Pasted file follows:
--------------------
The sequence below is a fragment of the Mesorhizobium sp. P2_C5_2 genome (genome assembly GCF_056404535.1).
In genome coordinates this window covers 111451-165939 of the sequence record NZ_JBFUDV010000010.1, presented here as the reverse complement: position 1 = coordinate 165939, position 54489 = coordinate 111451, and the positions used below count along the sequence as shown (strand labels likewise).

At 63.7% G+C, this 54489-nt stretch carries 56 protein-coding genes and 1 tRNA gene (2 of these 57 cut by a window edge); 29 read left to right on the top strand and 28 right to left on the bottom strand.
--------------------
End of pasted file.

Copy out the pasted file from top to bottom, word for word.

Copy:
The sequence below is a fragment of the Mesorhizobium sp. P2_C5_2 genome (genome assembly GCF_056404535.1).
In genome coordinates this window covers 111451-165939 of the sequence record NZ_JBFUDV010000010.1, presented here as the reverse complement: position 1 = coordinate 165939, position 54489 = coordinate 111451, and the positions used below count along the sequence as shown (strand labels likewise).

At 63.7% G+C, this 54489-nt stretch carries 56 protein-coding genes and 1 tRNA gene (2 of these 57 cut by a window edge); 29 read left to right on the top strand and 28 right to left on the bottom strand.